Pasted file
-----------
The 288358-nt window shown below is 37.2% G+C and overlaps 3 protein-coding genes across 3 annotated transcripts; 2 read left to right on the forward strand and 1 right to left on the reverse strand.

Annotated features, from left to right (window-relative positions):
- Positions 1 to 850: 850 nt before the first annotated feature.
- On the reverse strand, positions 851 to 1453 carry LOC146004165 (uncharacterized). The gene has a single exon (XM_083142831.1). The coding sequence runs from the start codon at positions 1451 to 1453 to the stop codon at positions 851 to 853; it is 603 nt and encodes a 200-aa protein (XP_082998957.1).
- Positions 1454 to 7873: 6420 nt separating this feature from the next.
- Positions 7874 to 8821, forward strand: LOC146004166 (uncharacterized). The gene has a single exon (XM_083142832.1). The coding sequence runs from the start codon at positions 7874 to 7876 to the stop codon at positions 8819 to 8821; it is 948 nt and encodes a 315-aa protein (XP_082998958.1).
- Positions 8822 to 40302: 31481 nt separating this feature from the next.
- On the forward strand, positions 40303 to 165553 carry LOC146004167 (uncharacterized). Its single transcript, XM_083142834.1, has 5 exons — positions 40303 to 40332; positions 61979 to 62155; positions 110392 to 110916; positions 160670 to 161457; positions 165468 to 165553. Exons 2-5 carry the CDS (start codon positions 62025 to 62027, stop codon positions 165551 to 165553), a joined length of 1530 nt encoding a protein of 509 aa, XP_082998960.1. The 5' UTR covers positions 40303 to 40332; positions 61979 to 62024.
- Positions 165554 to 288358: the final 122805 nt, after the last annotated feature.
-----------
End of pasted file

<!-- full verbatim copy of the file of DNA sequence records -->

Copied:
The 288358-nt window shown below is 37.2% G+C and overlaps 3 protein-coding genes across 3 annotated transcripts; 2 read left to right on the forward strand and 1 right to left on the reverse strand.

Annotated features, from left to right (window-relative positions):
- Positions 1 to 850: 850 nt before the first annotated feature.
- On the reverse strand, positions 851 to 1453 carry LOC146004165 (uncharacterized). The gene has a single exon (XM_083142831.1). The coding sequence runs from the start codon at positions 1451 to 1453 to the stop codon at positions 851 to 853; it is 603 nt and encodes a 200-aa protein (XP_082998957.1).
- Positions 1454 to 7873: 6420 nt separating this feature from the next.
- Positions 7874 to 8821, forward strand: LOC146004166 (uncharacterized). The gene has a single exon (XM_083142832.1). The coding sequence runs from the start codon at positions 7874 to 7876 to the stop codon at positions 8819 to 8821; it is 948 nt and encodes a 315-aa protein (XP_082998958.1).
- Positions 8822 to 40302: 31481 nt separating this feature from the next.
- On the forward strand, positions 40303 to 165553 carry LOC146004167 (uncharacterized). Its single transcript, XM_083142834.1, has 5 exons — positions 40303 to 40332; positions 61979 to 62155; positions 110392 to 110916; positions 160670 to 161457; positions 165468 to 165553. Exons 2-5 carry the CDS (start codon positions 62025 to 62027, stop codon positions 165551 to 165553), a joined length of 1530 nt encoding a protein of 509 aa, XP_082998960.1. The 5' UTR covers positions 40303 to 40332; positions 61979 to 62024.
- Positions 165554 to 288358: the final 122805 nt, after the last annotated feature.